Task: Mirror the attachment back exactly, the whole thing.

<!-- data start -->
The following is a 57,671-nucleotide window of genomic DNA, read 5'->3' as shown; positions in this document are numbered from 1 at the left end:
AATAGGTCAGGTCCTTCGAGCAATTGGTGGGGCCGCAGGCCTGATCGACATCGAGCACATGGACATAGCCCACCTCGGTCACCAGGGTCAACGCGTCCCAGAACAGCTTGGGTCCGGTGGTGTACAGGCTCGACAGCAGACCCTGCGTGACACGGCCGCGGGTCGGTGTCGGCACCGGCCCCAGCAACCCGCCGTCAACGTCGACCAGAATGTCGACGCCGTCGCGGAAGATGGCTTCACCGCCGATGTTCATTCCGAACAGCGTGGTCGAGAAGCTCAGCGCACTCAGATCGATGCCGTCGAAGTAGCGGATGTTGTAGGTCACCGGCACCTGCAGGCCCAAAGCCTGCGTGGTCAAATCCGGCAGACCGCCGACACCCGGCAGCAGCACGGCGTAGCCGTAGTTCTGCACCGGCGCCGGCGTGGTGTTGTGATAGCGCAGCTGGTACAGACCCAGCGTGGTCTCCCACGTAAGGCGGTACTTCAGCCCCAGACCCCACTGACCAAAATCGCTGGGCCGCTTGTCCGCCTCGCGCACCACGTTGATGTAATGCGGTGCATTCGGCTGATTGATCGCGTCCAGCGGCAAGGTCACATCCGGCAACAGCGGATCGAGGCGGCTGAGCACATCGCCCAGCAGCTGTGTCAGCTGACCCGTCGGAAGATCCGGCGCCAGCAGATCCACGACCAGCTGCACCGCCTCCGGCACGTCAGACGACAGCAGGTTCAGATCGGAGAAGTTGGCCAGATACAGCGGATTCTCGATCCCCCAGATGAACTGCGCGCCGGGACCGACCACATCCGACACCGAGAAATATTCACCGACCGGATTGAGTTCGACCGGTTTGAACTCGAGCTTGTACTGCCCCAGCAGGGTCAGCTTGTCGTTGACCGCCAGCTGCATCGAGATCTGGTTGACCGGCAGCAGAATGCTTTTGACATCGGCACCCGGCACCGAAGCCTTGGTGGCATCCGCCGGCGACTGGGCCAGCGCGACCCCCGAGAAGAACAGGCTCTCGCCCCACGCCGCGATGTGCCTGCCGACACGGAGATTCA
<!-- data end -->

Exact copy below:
The following is a 57,671-nucleotide window of genomic DNA, read 5'->3' as shown; positions in this document are numbered from 1 at the left end:
AATAGGTCAGGTCCTTCGAGCAATTGGTGGGGCCGCAGGCCTGATCGACATCGAGCACATGGACATAGCCCACCTCGGTCACCAGGGTCAACGCGTCCCAGAACAGCTTGGGTCCGGTGGTGTACAGGCTCGACAGCAGACCCTGCGTGACACGGCCGCGGGTCGGTGTCGGCACCGGCCCCAGCAACCCGCCGTCAACGTCGACCAGAATGTCGACGCCGTCGCGGAAGATGGCTTCACCGCCGATGTTCATTCCGAACAGCGTGGTCGAGAAGCTCAGCGCACTCAGATCGATGCCGTCGAAGTAGCGGATGTTGTAGGTCACCGGCACCTGCAGGCCCAAAGCCTGCGTGGTCAAATCCGGCAGACCGCCGACACCCGGCAGCAGCACGGCGTAGCCGTAGTTCTGCACCGGCGCCGGCGTGGTGTTGTGATAGCGCAGCTGGTACAGACCCAGCGTGGTCTCCCACGTAAGGCGGTACTTCAGCCCCAGACCCCACTGACCAAAATCGCTGGGCCGCTTGTCCGCCTCGCGCACCACGTTGATGTAATGCGGTGCATTCGGCTGATTGATCGCGTCCAGCGGCAAGGTCACATCCGGCAACAGCGGATCGAGGCGGCTGAGCACATCGCCCAGCAGCTGTGTCAGCTGACCCGTCGGAAGATCCGGCGCCAGCAGATCCACGACCAGCTGCACCGCCTCCGGCACGTCAGACGACAGCAGGTTCAGATCGGAGAAGTTGGCCAGATACAGCGGATTCTCGATCCCCCAGATGAACTGCGCGCCGGGACCGACCACATCCGACACCGAGAAATATTCACCGACCGGATTGAGTTCGACCGGTTTGAACTCGAGCTTGTACTGCCCCAGCAGGGTCAGCTTGTCGTTGACCGCCAGCTGCATCGAGATCTGGTTGACCGGCAGCAGAATGCTTTTGACATCGGCACCCGGCACCGAAGCCTTGGTGGCATCCGCCGGCGACTGGGCCAGCGCGACCCCCGAGAAGAACAGGCTCTCGCCCCACGCCGCGATGTGCCTGCCGACACGGAGATTCA